The Predator Blu-ray review
There was a real grace and simplicity about Predator – John McTiernan’s 1987 action film. A deadly alien hunts a squadron of commandos in the jungles of Central America. It’s almost perfect. It was helped of course by having great characters, phenomenal star power, and some iconic dialogue. Just to be absolutely clear from the outset, this franchise reboot – The Predator – has none of that. It is a colossal, jumbled mess of a film, and a huge misfire from writer-director Shane Black, who must have seemed like the perfect filmmaker for this job. After such recent triumphs as Iron Man 3 and The Nice Guys, this is a real blot on his filmography.
The plot is almost too convoluted to try and summarise, but here’s the setup. Boyd Holbrook is McKenna, a special-forces sniper who encounters a Predator whilst on a mission in the jungle. He takes some of the alien armour and technology and mails it to his home as proof of this encounter. He then goes on the run because the US government wants to keep this under wraps. Then there’s poor Olivia Munn as biologist Casey Bracket, who is brought in to learn more about the predators. Munn is terrific, but her character suffers worse than anyone with the terrible editing of this film. Finally there’s Jacob Tremblay as McKenna’s autistic son Rory. He opens the package full of predator goodies, which he can somehow understand and operate (because y’know, he’s autistic obvs) and then unwittingly becomes a target for the big mandible-faced bastard.
The film bounces all over the place in the first act trying to set all this up, but even after that it fails to settle into decent rhythm. It has a strong cast, but talented as they all are, they are hamstrung by the awful screenplay. There’s Trevante Rhodes, Keegan-Michael Key, Thomas Jane, and Alfie Allen, as a crew of misfit ex-soldiers assembled by McKenna. They are being tracked down by the film’s only real standout character, Will Traeger, a government bad dude played by Sterling K. Brown.
It’s not all terrible – there are a couple of nice nods to the original, little easter eggs, and cool musical cues. There are also a few moments where the script isn’t horrible, and you can actually hear some of that classic Shane Black dialogue. A recurring joke about how they shouldn’t be called Predators because they are trophy hunters is actually quite funny.
It’s a horrible looking film though. As the original proved, a little goes a long way when it comes to the Predator. And here we just have way too much dude in a rubber suit. I’m glad they kept it as practical as they did, but seeing the Predator in full light from the very start of the film just doesn’t work. It drains the film of whatever tension they could have mustered. And when they do use special effects, they look half-finished at best. There’s no scale or sweep to the proceedings. It all looks terribly flat, like a low-budget studio backlot B-movie, but with an A-list cast. I’m sorry to say this, but it is dreadful.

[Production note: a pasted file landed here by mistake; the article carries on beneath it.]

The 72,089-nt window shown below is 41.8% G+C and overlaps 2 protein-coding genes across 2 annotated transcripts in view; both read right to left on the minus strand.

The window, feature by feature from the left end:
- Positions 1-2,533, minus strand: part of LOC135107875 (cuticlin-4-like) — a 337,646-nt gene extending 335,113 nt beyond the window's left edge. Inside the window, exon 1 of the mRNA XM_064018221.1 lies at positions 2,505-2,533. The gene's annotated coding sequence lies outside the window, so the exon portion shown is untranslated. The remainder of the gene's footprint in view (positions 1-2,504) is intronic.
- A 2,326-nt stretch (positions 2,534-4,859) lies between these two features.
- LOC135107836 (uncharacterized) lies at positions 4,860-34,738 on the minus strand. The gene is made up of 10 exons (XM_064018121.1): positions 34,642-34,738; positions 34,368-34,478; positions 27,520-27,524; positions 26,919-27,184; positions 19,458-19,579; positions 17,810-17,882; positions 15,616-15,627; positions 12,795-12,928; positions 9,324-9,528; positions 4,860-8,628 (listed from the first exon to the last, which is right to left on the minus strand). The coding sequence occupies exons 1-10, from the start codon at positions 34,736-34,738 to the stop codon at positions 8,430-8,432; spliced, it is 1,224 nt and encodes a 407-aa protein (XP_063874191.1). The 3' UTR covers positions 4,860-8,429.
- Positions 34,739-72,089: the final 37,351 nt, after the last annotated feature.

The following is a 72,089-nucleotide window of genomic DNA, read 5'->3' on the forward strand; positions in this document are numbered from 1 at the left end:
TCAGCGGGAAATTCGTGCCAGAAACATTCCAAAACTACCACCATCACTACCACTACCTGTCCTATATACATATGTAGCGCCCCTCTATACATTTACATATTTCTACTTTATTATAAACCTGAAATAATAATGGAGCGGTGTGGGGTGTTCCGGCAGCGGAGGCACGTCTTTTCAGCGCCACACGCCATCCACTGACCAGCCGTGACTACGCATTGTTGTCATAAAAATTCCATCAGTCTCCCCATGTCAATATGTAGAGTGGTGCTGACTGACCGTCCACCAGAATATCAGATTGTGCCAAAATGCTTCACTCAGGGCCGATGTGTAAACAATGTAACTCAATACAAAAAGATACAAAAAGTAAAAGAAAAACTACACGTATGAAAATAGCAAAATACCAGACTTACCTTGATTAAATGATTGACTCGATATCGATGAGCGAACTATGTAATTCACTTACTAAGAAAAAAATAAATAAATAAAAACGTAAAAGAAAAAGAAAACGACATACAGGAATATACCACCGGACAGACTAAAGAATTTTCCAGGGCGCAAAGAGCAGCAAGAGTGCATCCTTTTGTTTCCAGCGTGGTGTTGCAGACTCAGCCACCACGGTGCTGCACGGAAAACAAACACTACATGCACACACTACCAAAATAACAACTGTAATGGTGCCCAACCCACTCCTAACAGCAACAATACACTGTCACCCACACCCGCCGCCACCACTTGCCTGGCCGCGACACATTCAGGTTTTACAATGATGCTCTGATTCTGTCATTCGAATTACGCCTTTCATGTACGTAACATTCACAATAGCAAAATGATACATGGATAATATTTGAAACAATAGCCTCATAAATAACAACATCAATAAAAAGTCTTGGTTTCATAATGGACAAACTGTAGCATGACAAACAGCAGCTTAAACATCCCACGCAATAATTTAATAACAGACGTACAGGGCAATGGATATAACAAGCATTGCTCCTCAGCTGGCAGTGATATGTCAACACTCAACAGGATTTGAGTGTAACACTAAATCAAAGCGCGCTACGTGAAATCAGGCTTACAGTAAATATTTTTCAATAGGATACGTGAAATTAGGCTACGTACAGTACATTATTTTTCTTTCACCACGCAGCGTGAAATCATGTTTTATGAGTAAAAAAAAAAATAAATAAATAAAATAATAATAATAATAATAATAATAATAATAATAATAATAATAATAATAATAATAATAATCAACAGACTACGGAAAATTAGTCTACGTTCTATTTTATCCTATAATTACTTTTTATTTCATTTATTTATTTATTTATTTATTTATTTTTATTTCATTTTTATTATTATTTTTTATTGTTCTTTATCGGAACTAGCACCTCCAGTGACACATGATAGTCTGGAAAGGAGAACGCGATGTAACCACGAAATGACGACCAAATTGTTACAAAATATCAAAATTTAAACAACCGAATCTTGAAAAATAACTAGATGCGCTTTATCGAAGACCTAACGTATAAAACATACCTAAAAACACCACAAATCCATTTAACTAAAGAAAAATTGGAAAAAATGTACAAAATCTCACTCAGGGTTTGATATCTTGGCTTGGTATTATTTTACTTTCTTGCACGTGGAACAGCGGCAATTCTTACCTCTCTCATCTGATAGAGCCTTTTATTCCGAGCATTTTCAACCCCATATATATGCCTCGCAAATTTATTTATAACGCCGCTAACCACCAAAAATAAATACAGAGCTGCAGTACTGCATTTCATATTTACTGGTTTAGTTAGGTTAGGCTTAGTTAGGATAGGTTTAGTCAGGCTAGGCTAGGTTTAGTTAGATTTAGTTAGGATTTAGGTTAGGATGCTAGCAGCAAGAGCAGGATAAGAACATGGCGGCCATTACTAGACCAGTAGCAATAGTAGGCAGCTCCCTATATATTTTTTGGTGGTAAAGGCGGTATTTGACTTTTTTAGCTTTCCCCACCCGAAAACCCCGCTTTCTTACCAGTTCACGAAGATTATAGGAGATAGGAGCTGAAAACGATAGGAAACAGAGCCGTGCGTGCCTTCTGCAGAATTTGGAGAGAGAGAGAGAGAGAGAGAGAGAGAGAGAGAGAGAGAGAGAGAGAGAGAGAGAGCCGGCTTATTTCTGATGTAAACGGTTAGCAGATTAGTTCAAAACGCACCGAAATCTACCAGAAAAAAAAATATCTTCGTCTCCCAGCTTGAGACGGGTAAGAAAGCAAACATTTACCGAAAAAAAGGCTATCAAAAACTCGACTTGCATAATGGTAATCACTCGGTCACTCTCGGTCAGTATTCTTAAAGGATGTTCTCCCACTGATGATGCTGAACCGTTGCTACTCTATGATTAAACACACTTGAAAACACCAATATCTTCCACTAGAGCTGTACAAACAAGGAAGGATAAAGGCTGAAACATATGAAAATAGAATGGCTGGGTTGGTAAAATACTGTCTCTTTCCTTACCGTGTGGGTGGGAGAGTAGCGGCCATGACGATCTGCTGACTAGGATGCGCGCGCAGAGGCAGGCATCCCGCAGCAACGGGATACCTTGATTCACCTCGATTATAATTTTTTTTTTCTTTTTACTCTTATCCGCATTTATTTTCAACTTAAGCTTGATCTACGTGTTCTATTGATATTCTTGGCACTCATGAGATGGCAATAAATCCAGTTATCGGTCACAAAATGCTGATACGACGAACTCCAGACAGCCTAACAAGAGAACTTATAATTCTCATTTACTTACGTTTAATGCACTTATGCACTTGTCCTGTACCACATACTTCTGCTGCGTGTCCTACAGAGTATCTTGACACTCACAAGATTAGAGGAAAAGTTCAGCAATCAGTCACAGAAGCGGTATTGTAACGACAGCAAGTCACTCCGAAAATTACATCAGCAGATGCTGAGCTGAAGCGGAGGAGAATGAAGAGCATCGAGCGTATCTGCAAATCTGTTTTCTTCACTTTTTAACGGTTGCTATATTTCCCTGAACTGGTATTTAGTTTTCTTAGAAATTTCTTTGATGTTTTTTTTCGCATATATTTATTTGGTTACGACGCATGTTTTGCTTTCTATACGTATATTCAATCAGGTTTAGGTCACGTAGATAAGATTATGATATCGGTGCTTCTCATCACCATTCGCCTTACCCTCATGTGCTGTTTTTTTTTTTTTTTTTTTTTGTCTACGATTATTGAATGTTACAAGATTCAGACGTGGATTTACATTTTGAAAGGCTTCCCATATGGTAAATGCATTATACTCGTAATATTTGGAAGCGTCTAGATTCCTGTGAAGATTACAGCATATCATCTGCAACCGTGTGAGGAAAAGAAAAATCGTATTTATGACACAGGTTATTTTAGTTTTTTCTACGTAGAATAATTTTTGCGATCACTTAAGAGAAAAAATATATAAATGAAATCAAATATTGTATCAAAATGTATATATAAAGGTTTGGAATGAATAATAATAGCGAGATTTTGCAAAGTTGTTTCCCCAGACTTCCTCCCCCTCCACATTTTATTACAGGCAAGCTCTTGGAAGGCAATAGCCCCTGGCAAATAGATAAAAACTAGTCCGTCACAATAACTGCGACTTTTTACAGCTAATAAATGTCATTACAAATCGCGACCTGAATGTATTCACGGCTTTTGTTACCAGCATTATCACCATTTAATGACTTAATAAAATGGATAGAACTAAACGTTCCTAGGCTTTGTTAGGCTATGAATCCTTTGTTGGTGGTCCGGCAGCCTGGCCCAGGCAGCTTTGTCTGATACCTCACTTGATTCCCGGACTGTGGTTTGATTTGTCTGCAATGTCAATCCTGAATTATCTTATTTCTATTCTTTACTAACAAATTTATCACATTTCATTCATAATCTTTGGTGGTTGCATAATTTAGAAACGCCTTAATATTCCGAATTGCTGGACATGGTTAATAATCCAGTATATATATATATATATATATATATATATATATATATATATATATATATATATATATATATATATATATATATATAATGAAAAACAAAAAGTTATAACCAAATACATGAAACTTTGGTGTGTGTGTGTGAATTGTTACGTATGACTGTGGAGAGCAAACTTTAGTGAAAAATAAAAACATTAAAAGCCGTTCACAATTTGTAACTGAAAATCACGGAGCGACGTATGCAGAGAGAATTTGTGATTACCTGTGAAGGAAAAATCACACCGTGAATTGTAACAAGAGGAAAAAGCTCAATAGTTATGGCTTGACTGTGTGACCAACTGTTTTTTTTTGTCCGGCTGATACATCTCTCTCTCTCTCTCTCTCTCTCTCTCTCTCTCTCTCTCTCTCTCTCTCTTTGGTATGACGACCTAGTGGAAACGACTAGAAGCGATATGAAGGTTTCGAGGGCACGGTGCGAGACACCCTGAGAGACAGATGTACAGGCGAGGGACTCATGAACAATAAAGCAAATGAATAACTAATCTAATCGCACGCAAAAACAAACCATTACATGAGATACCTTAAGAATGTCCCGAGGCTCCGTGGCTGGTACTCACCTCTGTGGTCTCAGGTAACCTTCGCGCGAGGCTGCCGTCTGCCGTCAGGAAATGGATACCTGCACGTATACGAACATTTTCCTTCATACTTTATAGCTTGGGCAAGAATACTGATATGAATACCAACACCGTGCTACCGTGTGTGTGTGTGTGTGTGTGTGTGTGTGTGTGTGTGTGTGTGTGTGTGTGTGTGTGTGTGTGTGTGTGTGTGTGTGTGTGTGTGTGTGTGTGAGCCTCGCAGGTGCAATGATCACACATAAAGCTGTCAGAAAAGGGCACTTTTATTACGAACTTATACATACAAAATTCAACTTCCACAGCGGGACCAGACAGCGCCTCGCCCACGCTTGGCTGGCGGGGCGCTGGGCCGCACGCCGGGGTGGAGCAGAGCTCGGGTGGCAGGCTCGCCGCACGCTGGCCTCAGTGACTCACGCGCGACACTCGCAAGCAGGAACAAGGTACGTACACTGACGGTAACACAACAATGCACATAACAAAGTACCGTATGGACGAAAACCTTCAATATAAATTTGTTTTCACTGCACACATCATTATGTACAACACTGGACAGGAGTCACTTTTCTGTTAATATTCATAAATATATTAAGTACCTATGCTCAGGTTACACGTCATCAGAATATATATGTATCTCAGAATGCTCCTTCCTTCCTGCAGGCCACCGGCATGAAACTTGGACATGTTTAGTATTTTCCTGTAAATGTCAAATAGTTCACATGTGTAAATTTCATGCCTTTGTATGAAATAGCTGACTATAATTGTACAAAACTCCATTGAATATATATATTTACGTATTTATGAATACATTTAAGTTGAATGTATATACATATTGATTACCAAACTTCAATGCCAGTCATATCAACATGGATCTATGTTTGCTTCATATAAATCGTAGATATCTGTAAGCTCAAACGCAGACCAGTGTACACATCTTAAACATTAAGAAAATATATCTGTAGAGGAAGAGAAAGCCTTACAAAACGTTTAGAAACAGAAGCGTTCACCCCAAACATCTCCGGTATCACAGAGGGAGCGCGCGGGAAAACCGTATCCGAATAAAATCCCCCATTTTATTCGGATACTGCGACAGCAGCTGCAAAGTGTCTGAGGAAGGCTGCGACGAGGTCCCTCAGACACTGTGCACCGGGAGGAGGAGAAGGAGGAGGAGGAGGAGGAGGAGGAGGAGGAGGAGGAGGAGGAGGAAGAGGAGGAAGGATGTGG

Of course we know that this film went through a troubled and slightly controversial production, which could certainly be a contributing factor to the incredibly haphazard final product we have ended up with. The random editing, the unexplained plot developments, characters being short-changed with horrible cutting and bizarre introductions. It reminded me somewhat of Tomas Alfredson’s The Snowman, another film that was wrecked by extraordinarily bad commercial decisions being made behind the scenes.
Ultimately, The Predator is a film of remarkable blandness, lacking in any real identity or authorial voice, which for a Shane Black film is something I never thought I’d write. The overall blu-ray package is fairly decent however. The disc comes with 7-minutes of deleted scenes, and A Touch of Black, which is a short featurette acting as both a behind the scenes documentary, as well as being a celebration of Shane Black.
Next up is Predator Evolution, a very cool documentary about the development of the Predator’s look for the new film. This is the kind of in depth, behind the scenes special feature that you don’t see very often these days outside of “boutique label” releases, and it is very welcome here.
The Takedown Team explores the characters and how they were developed in the script and then further through on-set improvisation. Considering how bad the film is, I think they probably should have just said they stuck to the script. Next on the disc is Predator Catch-Up, which is a pretty cool summation of the three previous films in the franchise, all told in ten minutes. Thankfully it ignores the Alien v Predator atrocities. The special features are wrapped up with an image gallery and a selection of the theatrical trailers.